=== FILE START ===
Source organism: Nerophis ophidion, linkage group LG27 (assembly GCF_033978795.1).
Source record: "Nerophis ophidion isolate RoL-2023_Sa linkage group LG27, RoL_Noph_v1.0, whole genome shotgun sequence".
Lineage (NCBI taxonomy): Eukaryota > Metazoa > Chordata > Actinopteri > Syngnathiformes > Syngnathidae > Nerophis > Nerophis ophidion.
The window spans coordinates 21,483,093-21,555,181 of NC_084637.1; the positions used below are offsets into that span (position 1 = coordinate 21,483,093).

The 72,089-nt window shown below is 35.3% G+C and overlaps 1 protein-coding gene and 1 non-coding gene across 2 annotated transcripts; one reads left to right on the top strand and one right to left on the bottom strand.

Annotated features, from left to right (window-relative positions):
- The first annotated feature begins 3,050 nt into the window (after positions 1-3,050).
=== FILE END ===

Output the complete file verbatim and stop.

Source organism: Nerophis ophidion, linkage group LG27 (assembly GCF_033978795.1).
Source record: "Nerophis ophidion isolate RoL-2023_Sa linkage group LG27, RoL_Noph_v1.0, whole genome shotgun sequence".
Lineage (NCBI taxonomy): Eukaryota > Metazoa > Chordata > Actinopteri > Syngnathiformes > Syngnathidae > Nerophis > Nerophis ophidion.
The window spans coordinates 21,483,093-21,555,181 of NC_084637.1; the positions used below are offsets into that span (position 1 = coordinate 21,483,093).

The 72,089-nt window shown below is 35.3% G+C and overlaps 1 protein-coding gene and 1 non-coding gene across 2 annotated transcripts; one reads left to right on the top strand and one right to left on the bottom strand.

Annotated features, from left to right (window-relative positions):
- The first annotated feature begins 3,050 nt into the window (after positions 1-3,050).